Kissing of the altar before each occasion when the celebrant turns from it to face the people and call them to prayer, reminds us that the altar is the symbol of Christ the Cornerstone and Rock of Ages. These kisses are frequent, and their duplication not excessive: frequent exchange of kisses between husband and wife both demonstrates and builds love.
The silent Canon is non-negotiable. The silence of this moment wreaks of solemnity and awe, recalling the injunction of the prophet Habakkuk: “The Lord is in His holy temple; let all the earth keep silent before him” (2v20).
Singing while the priest recites texts is a symphony before God, not a duplication. It is akin to a quartet where three of the four provide the echo and backing to the soloist and the text sung by him. While four-part harmonies by the quartet may sound very grand and display the unity of the quartet, the use of a soloist retains the unity of the performance, adds variation and displays both distinction and diversity within their unity.
The One-Year Cycle is common sense. The current three-year cycle, intended to cover more of Christ’s teaching, has the anomaly of celebrating three times in the course of that teaching the Lord’s Birth, Passion and Resurrection. Can the Lord’s teaching not be well covered in one year? Are duplications of it by use of each synoptic Gospel really necessary? I think not. Far better to hold to the natural one-year cycle -which the whole secular world (and indeed the Church in its calendar) follows in day to day life.
Richer use of Scripture. A question I ask myself is: “Why, when we were told that we needed more scripture, were the psalms at the foot of the altar and the Lavabo, and the text on burning coals from Isaiah, all cut down to paltry one-liner antiphons?” The use of the Old Testament in the readings is indeed sparse in the Traditional Form, but occurs at major moments in the retelling of Salvation History so as to demonstrate the link between the Old and New Testaments. What we have in the New Form is so many readings and at such length that on asking congregants what the readings were about after Mass they often cannot remember: they have been given so much they have missed even the essential elements of the texts. The use of scripture in the Traditional Form is succinct, and more likely to be accessed by its hearers.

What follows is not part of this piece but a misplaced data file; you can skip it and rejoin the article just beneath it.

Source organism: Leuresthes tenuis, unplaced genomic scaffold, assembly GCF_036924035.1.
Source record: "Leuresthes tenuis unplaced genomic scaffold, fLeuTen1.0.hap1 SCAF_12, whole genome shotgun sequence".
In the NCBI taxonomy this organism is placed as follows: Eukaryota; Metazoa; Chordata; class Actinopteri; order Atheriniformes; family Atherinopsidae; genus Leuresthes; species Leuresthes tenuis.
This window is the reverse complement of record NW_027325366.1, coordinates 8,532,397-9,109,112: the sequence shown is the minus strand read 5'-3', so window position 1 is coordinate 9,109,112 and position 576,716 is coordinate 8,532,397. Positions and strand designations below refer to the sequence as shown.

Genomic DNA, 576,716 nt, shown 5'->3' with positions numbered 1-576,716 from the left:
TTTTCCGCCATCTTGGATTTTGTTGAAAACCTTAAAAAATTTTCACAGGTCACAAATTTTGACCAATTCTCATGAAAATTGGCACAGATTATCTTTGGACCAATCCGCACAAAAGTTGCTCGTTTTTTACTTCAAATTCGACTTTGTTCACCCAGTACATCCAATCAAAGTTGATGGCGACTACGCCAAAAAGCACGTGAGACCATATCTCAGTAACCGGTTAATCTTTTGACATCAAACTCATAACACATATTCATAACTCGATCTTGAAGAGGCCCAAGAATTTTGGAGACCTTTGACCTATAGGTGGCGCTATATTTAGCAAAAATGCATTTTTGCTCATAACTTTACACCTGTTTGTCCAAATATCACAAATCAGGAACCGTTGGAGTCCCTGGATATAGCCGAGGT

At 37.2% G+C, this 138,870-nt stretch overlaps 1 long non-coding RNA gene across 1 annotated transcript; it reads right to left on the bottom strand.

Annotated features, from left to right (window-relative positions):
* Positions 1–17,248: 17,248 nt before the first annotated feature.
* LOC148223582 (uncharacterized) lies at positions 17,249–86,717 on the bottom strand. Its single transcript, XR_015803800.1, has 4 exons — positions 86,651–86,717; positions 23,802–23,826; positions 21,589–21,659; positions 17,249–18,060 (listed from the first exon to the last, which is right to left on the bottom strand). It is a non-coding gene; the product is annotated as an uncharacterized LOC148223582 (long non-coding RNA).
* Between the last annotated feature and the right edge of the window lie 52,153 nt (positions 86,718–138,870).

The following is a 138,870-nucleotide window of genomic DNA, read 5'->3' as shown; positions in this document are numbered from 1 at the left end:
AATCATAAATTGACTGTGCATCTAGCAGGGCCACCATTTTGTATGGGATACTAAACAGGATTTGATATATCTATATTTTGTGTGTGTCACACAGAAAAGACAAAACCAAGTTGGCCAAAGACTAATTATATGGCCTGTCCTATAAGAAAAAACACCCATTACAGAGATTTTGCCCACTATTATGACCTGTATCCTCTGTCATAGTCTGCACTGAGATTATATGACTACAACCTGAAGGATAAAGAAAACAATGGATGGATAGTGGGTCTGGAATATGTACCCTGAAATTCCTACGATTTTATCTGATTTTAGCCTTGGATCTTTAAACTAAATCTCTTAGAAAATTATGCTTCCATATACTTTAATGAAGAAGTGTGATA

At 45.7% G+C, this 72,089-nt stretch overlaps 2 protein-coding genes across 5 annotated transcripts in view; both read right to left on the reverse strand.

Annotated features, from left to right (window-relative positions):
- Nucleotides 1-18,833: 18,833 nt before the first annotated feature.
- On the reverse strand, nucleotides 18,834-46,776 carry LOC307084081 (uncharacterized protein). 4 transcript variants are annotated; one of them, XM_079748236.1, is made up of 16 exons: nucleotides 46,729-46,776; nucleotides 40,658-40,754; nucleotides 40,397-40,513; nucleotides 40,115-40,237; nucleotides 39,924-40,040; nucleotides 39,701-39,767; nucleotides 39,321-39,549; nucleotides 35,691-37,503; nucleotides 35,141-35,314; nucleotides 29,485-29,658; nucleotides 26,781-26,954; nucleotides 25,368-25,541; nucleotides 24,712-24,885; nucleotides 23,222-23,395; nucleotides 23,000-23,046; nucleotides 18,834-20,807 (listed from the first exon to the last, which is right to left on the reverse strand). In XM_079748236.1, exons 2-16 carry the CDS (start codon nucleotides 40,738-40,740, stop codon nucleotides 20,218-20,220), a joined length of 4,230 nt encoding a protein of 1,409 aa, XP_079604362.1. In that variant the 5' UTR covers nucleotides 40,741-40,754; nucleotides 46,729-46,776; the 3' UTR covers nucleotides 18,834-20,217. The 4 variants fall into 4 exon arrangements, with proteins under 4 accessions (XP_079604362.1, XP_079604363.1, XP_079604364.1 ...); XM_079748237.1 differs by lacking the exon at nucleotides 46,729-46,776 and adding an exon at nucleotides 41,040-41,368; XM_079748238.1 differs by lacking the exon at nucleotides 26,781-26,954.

The Traditional Calendar allows one to commemorate more than one saint at a time, whereas reducing this to one saint per day in the New Form means many saints are left uncelebrated because there aren’t enough days in the year to accommodate them all. Yes there are many missed from the Traditional Form too, but more are included. Why make the best the enemy of the good? All in all then, I see the Traditional Form as far richer and more useful and practical. Those who prefer the New Form of Mass may celebrate in the stripped and minimalist Rite if they wish; I will hold to the promotion of the fullness of the Sacrificial meal with all its trimmings. If each Mass is indeed the full Christ event (a Christmas Day and an Easter Day) shouldn’t we want all the Christmas and Easter trimmings?